Shaped like a tower on a podium, your own house, Cien, also inverts a typology: It feels like an office building, but the scale is much smaller. How does living and working in one of your own convention-challenging designs influence how you create homes for clients?
The building form acknowledges the fact that this is a detached building at the very edge of the city centre, hence its elusive scale, opacity and compactness. Even if the tower on a plinth tries to separate the functions — and duplicates the accesses and vertical circulation — the double format promotes an overlap between living and working. In fact, in our case, the separation between labour and leisure doesn’t apply; our practice is too intimate for that. We like to jump from painting to drawing, from sculpture to writing, from gardening to reading. Every activity is an extension of our artistic practice. The only distinction is given by the vertical strata: the domesticity relating to the ground, down to earth, and the studio relating to the sky, somehow floating above other houses’ roofs. This distinction is also highlighted by the house’s white walls and wooden floors in contrast to the studio’s grey walls and polished concrete.
As you mentioned, making art is a major part of your lives and practice. Sometimes your paintings are simply artistic expressions in and of themselves, but they also allow you to explore ideas of scale and context that inform your built works. One of your designs, the Ines Building in Concepción, has been depicted in several paintings and is evocative of the repeated forms you explore — especially the slicing of planes with circular or square cutouts, akin to Gordon Matta-Clark’s work. How do you create these paintings and how are they integrated into your work?
We paint as much as we draw or write. The transition from one field to the other has been constant since the very beginning, almost as continuous research into the possible ways that we can perceive and read — and eventually understand — the world in which we live. Some of the paintings refer directly to the buildings we are developing, so they become an internal communication tool, a device for us to agree on certain qualities. Some other paintings are also architectonic, but without a connection to a concrete reality; they are invented realities that help us to accelerate — or to anticipate — potential realities. There are still other paintings that don’t even refer to architecture, but to more traditional genres, such as still life, landscape or portraiture.
In every case, we paint together onto the same canvas or paper. This is by definition another existential problem, since that abstract plane becomes a dramatic field of action, inevitably loaded with our subjective reasons, emotions and beliefs. When it comes to architectonic representations, the act of painting becomes a form of delay in our own thinking process. As opposed to today’s efficient and highly accurate digital production, we prefer to slow down and take a long time to make a single picture. Along the way, we believe, we allow ourselves to contemplate, to reflect, to be moved by its reality. Both paintings and buildings are intensive realities.
There’s also your project for the 2017 Chicago Architecture Biennial, which expressed in watercolors a research into repeating forms – or formats. Can you explain what you mean by “formats” in the context of your architecture – and how does program get worked into these formats?
We have developed the notion of format as an alternative to the notion of form. It is a personal tool, perhaps instrumental to the way we produce architecture. In our view, a format is a general form. It is the outline of a building, not its figure but its formal tendency. In architectonic terms, there is a clear distinction between a tower, a plate or a block. Each one determines a particular spatial extension, in these cases, vertical, horizontal or centralized. That spatial extension, which comes before size, and therefore scale, has a direct consequence in the definition of its internal spatial structure. The format, thus, determines a field of action without prescribing a precise ratio. If form can be defined by compositional methods, a format is somewhat non-compositional or deterministic.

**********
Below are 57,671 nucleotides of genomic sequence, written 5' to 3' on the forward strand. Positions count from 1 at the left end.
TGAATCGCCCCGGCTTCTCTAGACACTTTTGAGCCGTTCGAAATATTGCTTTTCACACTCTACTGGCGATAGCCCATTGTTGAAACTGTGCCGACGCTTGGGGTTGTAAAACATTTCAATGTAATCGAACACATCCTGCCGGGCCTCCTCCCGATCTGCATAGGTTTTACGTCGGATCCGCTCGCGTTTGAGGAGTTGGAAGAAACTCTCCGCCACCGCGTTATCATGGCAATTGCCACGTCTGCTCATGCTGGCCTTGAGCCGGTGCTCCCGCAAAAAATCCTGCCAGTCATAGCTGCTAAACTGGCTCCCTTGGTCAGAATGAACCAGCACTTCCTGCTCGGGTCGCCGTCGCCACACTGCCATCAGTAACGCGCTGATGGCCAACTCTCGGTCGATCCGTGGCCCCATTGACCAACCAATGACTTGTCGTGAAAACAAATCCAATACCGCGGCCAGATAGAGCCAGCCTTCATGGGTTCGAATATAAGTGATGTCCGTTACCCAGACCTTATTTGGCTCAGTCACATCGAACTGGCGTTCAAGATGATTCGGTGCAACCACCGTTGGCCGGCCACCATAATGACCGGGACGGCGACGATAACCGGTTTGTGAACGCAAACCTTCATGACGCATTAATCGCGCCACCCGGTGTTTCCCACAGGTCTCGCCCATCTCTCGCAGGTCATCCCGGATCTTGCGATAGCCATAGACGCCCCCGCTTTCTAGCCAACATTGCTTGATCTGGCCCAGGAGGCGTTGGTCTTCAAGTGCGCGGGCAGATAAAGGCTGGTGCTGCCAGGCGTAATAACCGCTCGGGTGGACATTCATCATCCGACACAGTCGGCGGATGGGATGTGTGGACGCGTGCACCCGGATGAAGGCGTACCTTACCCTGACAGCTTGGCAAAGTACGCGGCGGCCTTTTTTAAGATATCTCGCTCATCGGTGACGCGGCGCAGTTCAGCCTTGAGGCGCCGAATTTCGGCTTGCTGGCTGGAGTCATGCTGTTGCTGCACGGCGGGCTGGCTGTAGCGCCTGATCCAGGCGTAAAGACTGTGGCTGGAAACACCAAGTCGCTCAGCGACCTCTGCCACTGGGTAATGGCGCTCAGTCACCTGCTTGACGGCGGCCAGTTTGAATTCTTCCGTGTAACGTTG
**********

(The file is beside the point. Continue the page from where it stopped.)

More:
The sequence of watercolor paintings we presented at the Chicago Biennial is one of ten series of formats. It is based on an inverted “T” figure, a figure that can be described with five dimensions. By multiplying every dimension by three distinctive sizes (small, medium and large), the figure results in a closed system of 729 unique variations. The fact that we know the amount of dimensions and sizes, allows us to anticipate the total series, thus the name of theses paintings is Finite Format. We have developed more complex figures, with more dimensions, that result in thousands of variations, which we paint or draw by hand, one by one. This is indeed an obsessive production that has allowed us to explore notions of formal character, singularity and the limits of architectonic identity, since there is a point in which the number of factors is increased and the perception of a significant difference is virtually lost.
The Fosc House actually looks like a painting in some photographs. In a talk you recently presented at the University of Toronto’s Daniels Faculty, you discussed this layering of subjective perspectives. What role does photographic representation play (if any) in your thinking about a project? How do you feel about the dissemination of photographs of your works through the media when it’s often the only way people can experience these private projects?
We always tell our students, and also remark in our lectures, that the photographs we show are reductive mediations for the complexity of the architectonic space. A building cannot be depicted with a fixed viewpoint, with the classic perspective, with a fancy collage or even a well edited motion picture. Any of such depictions erode the temporal dimension of the architectonic space, since buildings happen simultaneously within an ever changing natural light, temperature and season. Any representation of a building is no more than a frozen moment in time. Any narrative about a building, like anything we could tell on a lecture, is articulated as a linear sequence. But, aside than for analytical purposes, a building shouldn’t be reduced to its parts alone.